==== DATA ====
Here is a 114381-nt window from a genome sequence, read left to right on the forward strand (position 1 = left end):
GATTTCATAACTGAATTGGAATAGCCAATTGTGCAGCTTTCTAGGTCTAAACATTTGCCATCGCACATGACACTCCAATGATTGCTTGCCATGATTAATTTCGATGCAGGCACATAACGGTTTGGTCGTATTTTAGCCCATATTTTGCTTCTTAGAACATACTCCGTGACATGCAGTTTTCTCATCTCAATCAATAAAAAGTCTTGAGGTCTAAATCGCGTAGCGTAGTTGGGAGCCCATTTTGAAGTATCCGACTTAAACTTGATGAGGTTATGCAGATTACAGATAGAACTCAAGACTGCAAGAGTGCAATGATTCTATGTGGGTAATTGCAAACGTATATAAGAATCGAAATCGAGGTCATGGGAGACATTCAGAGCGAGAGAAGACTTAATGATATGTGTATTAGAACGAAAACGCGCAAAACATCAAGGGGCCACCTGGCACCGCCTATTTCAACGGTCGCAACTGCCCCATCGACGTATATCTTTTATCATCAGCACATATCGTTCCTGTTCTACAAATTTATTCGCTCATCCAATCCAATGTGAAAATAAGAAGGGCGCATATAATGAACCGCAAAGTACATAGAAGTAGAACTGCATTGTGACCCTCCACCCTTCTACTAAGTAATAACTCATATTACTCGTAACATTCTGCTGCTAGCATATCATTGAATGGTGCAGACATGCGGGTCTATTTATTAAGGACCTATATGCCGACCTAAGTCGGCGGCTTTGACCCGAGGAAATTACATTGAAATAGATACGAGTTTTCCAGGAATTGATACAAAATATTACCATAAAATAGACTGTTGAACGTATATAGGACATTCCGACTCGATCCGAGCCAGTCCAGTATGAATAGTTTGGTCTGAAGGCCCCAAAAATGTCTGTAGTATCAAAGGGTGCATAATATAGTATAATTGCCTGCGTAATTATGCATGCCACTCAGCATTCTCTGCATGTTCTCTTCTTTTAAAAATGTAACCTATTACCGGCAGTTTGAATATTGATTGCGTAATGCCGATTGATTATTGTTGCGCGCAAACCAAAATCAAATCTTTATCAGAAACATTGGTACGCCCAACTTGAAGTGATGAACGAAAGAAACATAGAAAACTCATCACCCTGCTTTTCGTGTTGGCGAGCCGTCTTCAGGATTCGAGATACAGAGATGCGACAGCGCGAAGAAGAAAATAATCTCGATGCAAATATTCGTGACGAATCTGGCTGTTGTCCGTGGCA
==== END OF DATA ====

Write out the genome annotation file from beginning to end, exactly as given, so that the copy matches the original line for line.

Here is a 114381-nt window from a genome sequence, read left to right on the forward strand (position 1 = left end):
GATTTCATAACTGAATTGGAATAGCCAATTGTGCAGCTTTCTAGGTCTAAACATTTGCCATCGCACATGACACTCCAATGATTGCTTGCCATGATTAATTTCGATGCAGGCACATAACGGTTTGGTCGTATTTTAGCCCATATTTTGCTTCTTAGAACATACTCCGTGACATGCAGTTTTCTCATCTCAATCAATAAAAAGTCTTGAGGTCTAAATCGCGTAGCGTAGTTGGGAGCCCATTTTGAAGTATCCGACTTAAACTTGATGAGGTTATGCAGATTACAGATAGAACTCAAGACTGCAAGAGTGCAATGATTCTATGTGGGTAATTGCAAACGTATATAAGAATCGAAATCGAGGTCATGGGAGACATTCAGAGCGAGAGAAGACTTAATGATATGTGTATTAGAACGAAAACGCGCAAAACATCAAGGGGCCACCTGGCACCGCCTATTTCAACGGTCGCAACTGCCCCATCGACGTATATCTTTTATCATCAGCACATATCGTTCCTGTTCTACAAATTTATTCGCTCATCCAATCCAATGTGAAAATAAGAAGGGCGCATATAATGAACCGCAAAGTACATAGAAGTAGAACTGCATTGTGACCCTCCACCCTTCTACTAAGTAATAACTCATATTACTCGTAACATTCTGCTGCTAGCATATCATTGAATGGTGCAGACATGCGGGTCTATTTATTAAGGACCTATATGCCGACCTAAGTCGGCGGCTTTGACCCGAGGAAATTACATTGAAATAGATACGAGTTTTCCAGGAATTGATACAAAATATTACCATAAAATAGACTGTTGAACGTATATAGGACATTCCGACTCGATCCGAGCCAGTCCAGTATGAATAGTTTGGTCTGAAGGCCCCAAAAATGTCTGTAGTATCAAAGGGTGCATAATATAGTATAATTGCCTGCGTAATTATGCATGCCACTCAGCATTCTCTGCATGTTCTCTTCTTTTAAAAATGTAACCTATTACCGGCAGTTTGAATATTGATTGCGTAATGCCGATTGATTATTGTTGCGCGCAAACCAAAATCAAATCTTTATCAGAAACATTGGTACGCCCAACTTGAAGTGATGAACGAAAGAAACATAGAAAACTCATCACCCTGCTTTTCGTGTTGGCGAGCCGTCTTCAGGATTCGAGATACAGAGATGCGACAGCGCGAAGAAGAAAATAATCTCGATGCAAATATTCGTGACGAATCTGGCTGTTGTCCGTGGCA